Body - Mind - Heart - Spirit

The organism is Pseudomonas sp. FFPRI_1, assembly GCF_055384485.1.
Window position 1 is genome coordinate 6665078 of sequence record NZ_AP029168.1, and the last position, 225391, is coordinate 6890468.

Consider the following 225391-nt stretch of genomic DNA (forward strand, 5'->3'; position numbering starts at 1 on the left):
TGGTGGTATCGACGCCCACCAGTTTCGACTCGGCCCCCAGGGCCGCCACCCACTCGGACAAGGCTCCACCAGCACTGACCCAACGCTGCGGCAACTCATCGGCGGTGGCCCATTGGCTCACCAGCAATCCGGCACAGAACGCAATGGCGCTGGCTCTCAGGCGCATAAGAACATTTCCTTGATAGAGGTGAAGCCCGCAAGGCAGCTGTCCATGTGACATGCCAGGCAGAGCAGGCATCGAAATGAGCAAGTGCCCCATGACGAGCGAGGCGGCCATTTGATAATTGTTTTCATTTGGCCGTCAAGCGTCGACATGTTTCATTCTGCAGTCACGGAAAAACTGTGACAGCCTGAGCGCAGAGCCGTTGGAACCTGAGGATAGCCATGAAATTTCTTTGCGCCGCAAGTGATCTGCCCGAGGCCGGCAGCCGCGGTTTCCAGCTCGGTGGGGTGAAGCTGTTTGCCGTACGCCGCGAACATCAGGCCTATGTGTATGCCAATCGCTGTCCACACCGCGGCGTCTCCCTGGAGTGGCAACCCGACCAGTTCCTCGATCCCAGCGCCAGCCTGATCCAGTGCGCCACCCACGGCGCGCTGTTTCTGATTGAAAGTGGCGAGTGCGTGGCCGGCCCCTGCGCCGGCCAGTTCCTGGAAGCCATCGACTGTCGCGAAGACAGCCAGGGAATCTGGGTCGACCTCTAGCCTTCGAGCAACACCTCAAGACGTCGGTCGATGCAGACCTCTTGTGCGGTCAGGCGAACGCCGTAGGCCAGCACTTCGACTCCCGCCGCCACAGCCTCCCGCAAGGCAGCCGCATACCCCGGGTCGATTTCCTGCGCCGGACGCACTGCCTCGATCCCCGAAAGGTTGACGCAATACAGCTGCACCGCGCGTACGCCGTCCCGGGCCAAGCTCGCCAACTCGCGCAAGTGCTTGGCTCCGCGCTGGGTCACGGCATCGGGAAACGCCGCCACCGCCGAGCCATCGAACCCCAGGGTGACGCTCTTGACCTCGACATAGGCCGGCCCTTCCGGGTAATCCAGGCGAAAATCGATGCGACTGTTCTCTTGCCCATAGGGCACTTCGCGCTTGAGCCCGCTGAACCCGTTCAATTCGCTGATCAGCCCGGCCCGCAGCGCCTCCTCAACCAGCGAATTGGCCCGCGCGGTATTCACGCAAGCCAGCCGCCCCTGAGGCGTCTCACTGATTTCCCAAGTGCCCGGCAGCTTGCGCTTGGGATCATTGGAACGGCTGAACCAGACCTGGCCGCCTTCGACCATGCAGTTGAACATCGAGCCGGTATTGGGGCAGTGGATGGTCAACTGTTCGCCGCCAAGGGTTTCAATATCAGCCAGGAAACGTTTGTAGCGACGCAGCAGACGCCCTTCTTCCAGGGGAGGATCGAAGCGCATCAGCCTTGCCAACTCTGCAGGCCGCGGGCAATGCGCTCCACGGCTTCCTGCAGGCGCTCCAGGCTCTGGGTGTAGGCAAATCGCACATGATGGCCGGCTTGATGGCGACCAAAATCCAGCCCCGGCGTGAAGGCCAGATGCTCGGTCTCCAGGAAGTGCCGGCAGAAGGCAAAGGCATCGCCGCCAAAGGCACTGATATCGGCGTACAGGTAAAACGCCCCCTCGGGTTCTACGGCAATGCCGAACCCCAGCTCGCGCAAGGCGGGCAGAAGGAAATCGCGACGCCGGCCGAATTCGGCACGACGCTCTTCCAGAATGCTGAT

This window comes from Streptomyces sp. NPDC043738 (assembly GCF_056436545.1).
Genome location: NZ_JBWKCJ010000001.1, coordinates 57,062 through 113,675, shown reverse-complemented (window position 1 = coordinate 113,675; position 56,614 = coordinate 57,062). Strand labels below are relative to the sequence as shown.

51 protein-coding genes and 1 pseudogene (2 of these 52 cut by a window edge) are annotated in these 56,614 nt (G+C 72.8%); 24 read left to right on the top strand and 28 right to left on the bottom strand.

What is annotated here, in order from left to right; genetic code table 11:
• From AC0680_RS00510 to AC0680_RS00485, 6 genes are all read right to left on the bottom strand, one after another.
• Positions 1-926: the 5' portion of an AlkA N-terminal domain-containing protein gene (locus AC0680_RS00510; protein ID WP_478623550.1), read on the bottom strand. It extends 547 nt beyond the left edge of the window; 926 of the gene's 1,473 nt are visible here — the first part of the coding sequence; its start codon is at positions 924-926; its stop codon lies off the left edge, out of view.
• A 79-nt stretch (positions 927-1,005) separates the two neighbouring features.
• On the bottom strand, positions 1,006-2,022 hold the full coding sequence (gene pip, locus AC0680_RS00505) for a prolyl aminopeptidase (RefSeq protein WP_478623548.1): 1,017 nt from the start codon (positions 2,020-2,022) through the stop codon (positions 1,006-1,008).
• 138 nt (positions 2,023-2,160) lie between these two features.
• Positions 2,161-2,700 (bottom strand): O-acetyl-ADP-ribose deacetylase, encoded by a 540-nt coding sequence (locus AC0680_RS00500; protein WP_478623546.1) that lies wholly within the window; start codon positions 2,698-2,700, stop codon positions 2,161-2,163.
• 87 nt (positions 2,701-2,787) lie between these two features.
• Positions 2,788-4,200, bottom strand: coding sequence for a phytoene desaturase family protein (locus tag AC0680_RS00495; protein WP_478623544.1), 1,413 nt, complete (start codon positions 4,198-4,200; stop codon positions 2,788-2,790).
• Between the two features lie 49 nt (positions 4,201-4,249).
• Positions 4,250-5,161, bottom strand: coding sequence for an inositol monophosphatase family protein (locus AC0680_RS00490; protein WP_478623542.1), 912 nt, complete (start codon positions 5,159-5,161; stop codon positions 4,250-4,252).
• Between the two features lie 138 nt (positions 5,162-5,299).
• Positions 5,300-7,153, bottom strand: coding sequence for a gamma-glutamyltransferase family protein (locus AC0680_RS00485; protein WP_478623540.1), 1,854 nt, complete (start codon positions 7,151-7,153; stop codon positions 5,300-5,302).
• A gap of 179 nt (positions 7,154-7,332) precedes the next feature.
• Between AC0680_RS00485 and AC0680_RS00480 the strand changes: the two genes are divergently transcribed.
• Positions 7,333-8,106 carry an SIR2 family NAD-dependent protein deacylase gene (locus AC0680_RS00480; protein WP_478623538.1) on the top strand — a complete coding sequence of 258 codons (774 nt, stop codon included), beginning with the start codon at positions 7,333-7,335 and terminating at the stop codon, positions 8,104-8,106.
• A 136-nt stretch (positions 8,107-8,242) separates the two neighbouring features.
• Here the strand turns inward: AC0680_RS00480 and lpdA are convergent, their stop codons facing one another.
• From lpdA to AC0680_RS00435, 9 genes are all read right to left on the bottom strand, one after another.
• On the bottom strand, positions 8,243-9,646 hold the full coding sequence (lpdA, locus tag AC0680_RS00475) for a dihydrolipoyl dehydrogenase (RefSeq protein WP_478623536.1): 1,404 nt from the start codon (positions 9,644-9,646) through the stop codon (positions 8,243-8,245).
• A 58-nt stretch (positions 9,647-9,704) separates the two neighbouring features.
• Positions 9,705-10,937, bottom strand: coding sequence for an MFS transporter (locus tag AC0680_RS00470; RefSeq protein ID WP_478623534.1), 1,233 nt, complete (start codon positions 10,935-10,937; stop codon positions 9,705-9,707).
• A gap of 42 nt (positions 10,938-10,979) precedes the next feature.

Mindfulness is a mental state, characterized by concentrated awareness of one's thoughts, actions or motivations. Mindfulness (Pali: Sati; Sanskrit: smrti) plays a central role in the teaching of the Buddha where it is affirmed that "correct" or "right" mindfulness is an essential factor in the path to enlightenment and liberation. It is the seventh element of the Noble Eightfold Path, the practice of which is held in the tradition to engender insight and wisdom (Sanskrit: prajñā). The Satipatthana Sutta is one of the foremost early texts dealing with mindfulness in a meditative context. Mindfulness techniques are increasingly being employed in Western psychology to help alleviate a variety of conditions. Examples from contemplative and daily life Buddhists hold that over 2500 years ago, Buddha provided guidance on establishing mindfulness. Right mindfulness (often termed Right meditation) involves bringing one's awareness into the present moment (from the past, the future, or some disconnected train of thought). By residing more frequently in the present moment, practitioners begin to see both inner and outer aspects of reality. Internally, one sees that the mind is continually chattering with commentary or judgement. By noticing that the mind is continually making commentary, one has the ability to carefully observe those thoughts, seeing them for what they are without aversion or judgment. Those practicing mindfulness realize that "thoughts are just thoughts." One is free to release a thought ("let it go") when one realizes that the thought may not be concrete reality or absolute truth. Thus, one is free to observe life without getting caught in the commentary. Many "voices" or messages may speak to one within the "vocal" (discursive) mind. It is important to be aware that the messages one hears during "thinking" may not be accurate or helpful, but rather may be translations of, or departures from truth. As one more closely observes inner reality, one finds that happiness is not exclusively a quality brought about by a change in outer circumstances, but rather that realizing happiness often starts with loosening and releasing attachment to thoughts, predispositions, and "scripts"; thereby releasing "automatic" reactions toward pleasant and unpleasant situations or feelings. However, mindfulness does not have to be constrained to a formal meditation session. Mindfulness is an activity that can be done at any time; it does not require sitting, or even focusing on the breath, but rather is done by bringing the mind to focus on what is happening in the present moment, while simply noticing the mind's usual "commentary". One can be mindful of the sensations in one's feet while walking, of the sound of the wind in the trees, or the feeling of soapy water while doing dishes. One can also be mindful of the mind's commentary: "I wish I didn't have to walk any further, I like the sound of the leaves rustling, I wish washing dishes weren't so boring and the soap weren't drying out my skin", etc. Once we have noticed the mind's running commentary, we have the freedom to cease identification with those judgments/perceptions: "washing dishes: boring" may become "The warm water is in unison with the detergent and is currently washing away the plate's grime, the sun is shining through the window and casting an ever greater shadow on the dish's white ceramics." In this example, one may see that washing does not have to be judged "boring"; washing dishes is only a process of coordinating dishes with soap and water. Any activity done mindfully is a form of meditation, and mindfulness is possible practically all the time.